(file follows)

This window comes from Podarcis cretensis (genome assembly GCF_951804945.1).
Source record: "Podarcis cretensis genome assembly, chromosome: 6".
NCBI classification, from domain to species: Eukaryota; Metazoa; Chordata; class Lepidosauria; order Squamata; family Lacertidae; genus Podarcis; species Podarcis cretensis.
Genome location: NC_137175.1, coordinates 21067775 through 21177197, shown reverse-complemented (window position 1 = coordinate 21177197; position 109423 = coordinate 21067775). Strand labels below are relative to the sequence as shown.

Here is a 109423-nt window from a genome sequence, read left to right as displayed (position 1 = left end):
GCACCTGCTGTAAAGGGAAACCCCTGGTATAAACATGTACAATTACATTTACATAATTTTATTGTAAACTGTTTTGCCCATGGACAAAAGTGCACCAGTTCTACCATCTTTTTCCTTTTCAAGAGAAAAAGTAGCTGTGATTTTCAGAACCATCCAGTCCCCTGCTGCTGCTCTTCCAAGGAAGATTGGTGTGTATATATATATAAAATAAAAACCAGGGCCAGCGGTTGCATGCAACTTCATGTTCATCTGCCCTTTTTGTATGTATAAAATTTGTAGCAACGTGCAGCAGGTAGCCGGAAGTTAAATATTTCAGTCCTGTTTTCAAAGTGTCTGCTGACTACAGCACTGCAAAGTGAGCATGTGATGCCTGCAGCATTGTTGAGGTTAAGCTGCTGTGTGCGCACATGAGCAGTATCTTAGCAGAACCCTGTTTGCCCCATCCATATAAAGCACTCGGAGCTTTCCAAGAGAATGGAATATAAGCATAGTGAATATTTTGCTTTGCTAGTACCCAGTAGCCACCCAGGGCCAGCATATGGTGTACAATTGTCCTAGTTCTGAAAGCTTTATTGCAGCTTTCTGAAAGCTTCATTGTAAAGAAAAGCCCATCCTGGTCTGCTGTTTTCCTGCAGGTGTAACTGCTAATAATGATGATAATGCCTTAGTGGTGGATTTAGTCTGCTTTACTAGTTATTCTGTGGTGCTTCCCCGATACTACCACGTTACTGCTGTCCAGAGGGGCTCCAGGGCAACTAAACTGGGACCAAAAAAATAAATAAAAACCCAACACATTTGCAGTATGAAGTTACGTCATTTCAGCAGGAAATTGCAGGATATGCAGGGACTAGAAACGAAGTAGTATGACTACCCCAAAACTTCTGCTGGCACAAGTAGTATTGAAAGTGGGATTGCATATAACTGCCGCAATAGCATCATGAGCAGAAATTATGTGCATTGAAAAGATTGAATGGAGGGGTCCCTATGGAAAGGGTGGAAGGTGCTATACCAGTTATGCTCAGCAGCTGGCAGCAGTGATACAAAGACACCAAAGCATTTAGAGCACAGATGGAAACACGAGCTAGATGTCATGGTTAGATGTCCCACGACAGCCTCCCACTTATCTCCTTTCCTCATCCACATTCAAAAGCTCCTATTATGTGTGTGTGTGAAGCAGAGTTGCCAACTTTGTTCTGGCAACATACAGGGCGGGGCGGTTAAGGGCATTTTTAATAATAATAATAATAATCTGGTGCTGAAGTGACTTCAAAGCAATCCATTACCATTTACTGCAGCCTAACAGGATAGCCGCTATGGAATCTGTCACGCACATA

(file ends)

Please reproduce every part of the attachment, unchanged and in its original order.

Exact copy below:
This window comes from Podarcis cretensis (genome assembly GCF_951804945.1).
Source record: "Podarcis cretensis genome assembly, chromosome: 6".
NCBI classification, from domain to species: Eukaryota; Metazoa; Chordata; class Lepidosauria; order Squamata; family Lacertidae; genus Podarcis; species Podarcis cretensis.
Genome location: NC_137175.1, coordinates 21067775 through 21177197, shown reverse-complemented (window position 1 = coordinate 21177197; position 109423 = coordinate 21067775). Strand labels below are relative to the sequence as shown.

Here is a 109423-nt window from a genome sequence, read left to right as displayed (position 1 = left end):
GCACCTGCTGTAAAGGGAAACCCCTGGTATAAACATGTACAATTACATTTACATAATTTTATTGTAAACTGTTTTGCCCATGGACAAAAGTGCACCAGTTCTACCATCTTTTTCCTTTTCAAGAGAAAAAGTAGCTGTGATTTTCAGAACCATCCAGTCCCCTGCTGCTGCTCTTCCAAGGAAGATTGGTGTGTATATATATATAAAATAAAAACCAGGGCCAGCGGTTGCATGCAACTTCATGTTCATCTGCCCTTTTTGTATGTATAAAATTTGTAGCAACGTGCAGCAGGTAGCCGGAAGTTAAATATTTCAGTCCTGTTTTCAAAGTGTCTGCTGACTACAGCACTGCAAAGTGAGCATGTGATGCCTGCAGCATTGTTGAGGTTAAGCTGCTGTGTGCGCACATGAGCAGTATCTTAGCAGAACCCTGTTTGCCCCATCCATATAAAGCACTCGGAGCTTTCCAAGAGAATGGAATATAAGCATAGTGAATATTTTGCTTTGCTAGTACCCAGTAGCCACCCAGGGCCAGCATATGGTGTACAATTGTCCTAGTTCTGAAAGCTTTATTGCAGCTTTCTGAAAGCTTCATTGTAAAGAAAAGCCCATCCTGGTCTGCTGTTTTCCTGCAGGTGTAACTGCTAATAATGATGATAATGCCTTAGTGGTGGATTTAGTCTGCTTTACTAGTTATTCTGTGGTGCTTCCCCGATACTACCACGTTACTGCTGTCCAGAGGGGCTCCAGGGCAACTAAACTGGGACCAAAAAAATAAATAAAAACCCAACACATTTGCAGTATGAAGTTACGTCATTTCAGCAGGAAATTGCAGGATATGCAGGGACTAGAAACGAAGTAGTATGACTACCCCAAAACTTCTGCTGGCACAAGTAGTATTGAAAGTGGGATTGCATATAACTGCCGCAATAGCATCATGAGCAGAAATTATGTGCATTGAAAAGATTGAATGGAGGGGTCCCTATGGAAAGGGTGGAAGGTGCTATACCAGTTATGCTCAGCAGCTGGCAGCAGTGATACAAAGACACCAAAGCATTTAGAGCACAGATGGAAACACGAGCTAGATGTCATGGTTAGATGTCCCACGACAGCCTCCCACTTATCTCCTTTCCTCATCCACATTCAAAAGCTCCTATTATGTGTGTGTGTGAAGCAGAGTTGCCAACTTTGTTCTGGCAACATACAGGGCGGGGCGGTTAAGGGCATTTTTAATAATAATAATAATAATCTGGTGCTGAAGTGACTTCAAAGCAATCCATTACCATTTACTGCAGCCTAACAGGATAGCCGCTATGGAATCTGTCACGCACATA